| Hope regained (AFP)
London, Jan. 28 (Reuters): Stocks rebounded, safe haven gold lost its lustre, oil prices rose while the dollar steadied on Tuesday as markets round the globe nervously looked to US President George W. Bush's State of the Union address for the next move in the Iraq crisis.
Risk-haven government bonds rose after earlier falls and gold, another safe haven in turbulent times, was down but off session lows ahead of the US market opening.
In Europe gold headed lower after hitting a six-year high of $ 372.60 an ounce on Monday. Spot gold was last at $ 366.75 an ounce, compared with Monday’s New York close at $ 369.20, as a firmer dollar and gains in stock markets prompted profit-taking.
The fear of war, which has overhung markets for months, weighed on Asian shares. In Tokyo, the Nikkei stocks index fell 0.98 per cent on Tuesday as electronics company Fujitsu Ltd reported a net loss.
However, US stocks rose on Tuesday after a better-than-expected read on consumer confidence and reassuring outlooks from heavyweights like Merck & Co. Inc. boosted investor enthusiasm ahead of a key speech from President George W. Bush.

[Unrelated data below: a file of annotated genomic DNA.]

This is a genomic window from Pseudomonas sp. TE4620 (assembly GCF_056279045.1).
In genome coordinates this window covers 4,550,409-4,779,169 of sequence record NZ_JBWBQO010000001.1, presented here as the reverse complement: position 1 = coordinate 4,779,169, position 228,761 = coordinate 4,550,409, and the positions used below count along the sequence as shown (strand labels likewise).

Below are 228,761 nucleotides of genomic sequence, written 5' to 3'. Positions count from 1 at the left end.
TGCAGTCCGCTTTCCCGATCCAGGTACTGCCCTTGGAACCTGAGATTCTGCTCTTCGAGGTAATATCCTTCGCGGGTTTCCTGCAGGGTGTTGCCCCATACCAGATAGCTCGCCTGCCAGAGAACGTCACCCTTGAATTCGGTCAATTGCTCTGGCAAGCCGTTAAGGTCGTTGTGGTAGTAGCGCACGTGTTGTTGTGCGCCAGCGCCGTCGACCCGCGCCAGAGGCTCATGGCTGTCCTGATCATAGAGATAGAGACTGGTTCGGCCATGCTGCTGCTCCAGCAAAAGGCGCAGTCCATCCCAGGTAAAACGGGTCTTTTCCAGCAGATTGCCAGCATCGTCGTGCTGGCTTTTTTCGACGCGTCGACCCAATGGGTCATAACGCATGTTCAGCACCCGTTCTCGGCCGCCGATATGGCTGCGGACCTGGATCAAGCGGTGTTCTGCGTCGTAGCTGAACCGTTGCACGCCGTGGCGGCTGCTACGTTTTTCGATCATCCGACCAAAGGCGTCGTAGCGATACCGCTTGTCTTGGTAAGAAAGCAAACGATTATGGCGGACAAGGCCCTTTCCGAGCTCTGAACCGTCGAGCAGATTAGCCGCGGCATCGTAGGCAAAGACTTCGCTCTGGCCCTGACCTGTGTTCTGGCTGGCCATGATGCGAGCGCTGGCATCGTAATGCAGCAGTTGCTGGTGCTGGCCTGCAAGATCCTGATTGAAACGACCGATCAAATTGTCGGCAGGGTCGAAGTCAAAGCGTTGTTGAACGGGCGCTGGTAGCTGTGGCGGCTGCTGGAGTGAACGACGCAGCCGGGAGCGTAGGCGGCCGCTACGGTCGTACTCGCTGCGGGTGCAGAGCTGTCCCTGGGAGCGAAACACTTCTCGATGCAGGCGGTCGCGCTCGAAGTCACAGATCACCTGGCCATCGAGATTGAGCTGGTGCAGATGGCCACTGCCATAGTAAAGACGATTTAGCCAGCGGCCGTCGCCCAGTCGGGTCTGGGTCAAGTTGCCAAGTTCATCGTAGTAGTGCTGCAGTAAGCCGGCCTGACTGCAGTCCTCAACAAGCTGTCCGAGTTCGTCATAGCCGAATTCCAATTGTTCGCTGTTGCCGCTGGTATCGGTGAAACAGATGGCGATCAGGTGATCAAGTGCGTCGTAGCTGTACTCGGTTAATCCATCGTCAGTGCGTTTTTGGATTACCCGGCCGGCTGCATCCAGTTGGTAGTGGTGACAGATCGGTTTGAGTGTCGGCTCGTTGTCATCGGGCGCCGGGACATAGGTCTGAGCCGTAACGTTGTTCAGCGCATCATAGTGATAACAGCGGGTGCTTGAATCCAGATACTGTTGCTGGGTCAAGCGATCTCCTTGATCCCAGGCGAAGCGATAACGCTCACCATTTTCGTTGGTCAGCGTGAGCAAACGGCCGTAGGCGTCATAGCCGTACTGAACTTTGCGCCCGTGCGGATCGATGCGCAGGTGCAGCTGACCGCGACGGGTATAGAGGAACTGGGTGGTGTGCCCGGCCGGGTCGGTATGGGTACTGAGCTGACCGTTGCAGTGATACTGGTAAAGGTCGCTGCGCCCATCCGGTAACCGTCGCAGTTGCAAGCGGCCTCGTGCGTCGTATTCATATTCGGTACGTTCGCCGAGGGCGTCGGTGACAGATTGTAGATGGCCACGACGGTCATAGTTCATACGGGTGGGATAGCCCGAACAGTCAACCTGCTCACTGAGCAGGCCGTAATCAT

The blue-chip Dow Jones Industrial average climbed 80 points, or 1.01 per cent, to 8,070. The broad Standard & Poor's 500 index gained 8 points, or 1.02 per cent, to 856. The tech-loaded Nasdaq Composite Index climbed 9 points, or 0.70 per cent, to 1,334. The dollar held nervously a cent above a three-year low against the euro. It was last at $ 1.0802 per euro after falling on Monday to lows beyond $ 1.09.
Oil prices rise
Oil prices rose after Iraq said it could retaliate against its crude-producing neighbour Kuwait if US troops attacked from there. Brent crude for March delivery was 33 cents higher at $ 30.19 a barrel and US light crude was up 39 cents at $ 32.68.
In Mumbai, the sensex recovered by 20.13 points to close at 3267.84 at the stock exchange today, rallying smartly from intraday lows of 3209.51 following fresh buying from foreign funds, leading to short-covering by operators, despite the continuing Iraqi standoff. Short-coverings by operators, two days ahead of the settlement of the derivative segment, contributed considerably to the rise in equity prices, truncating a string of three-session consecutive sharp losses.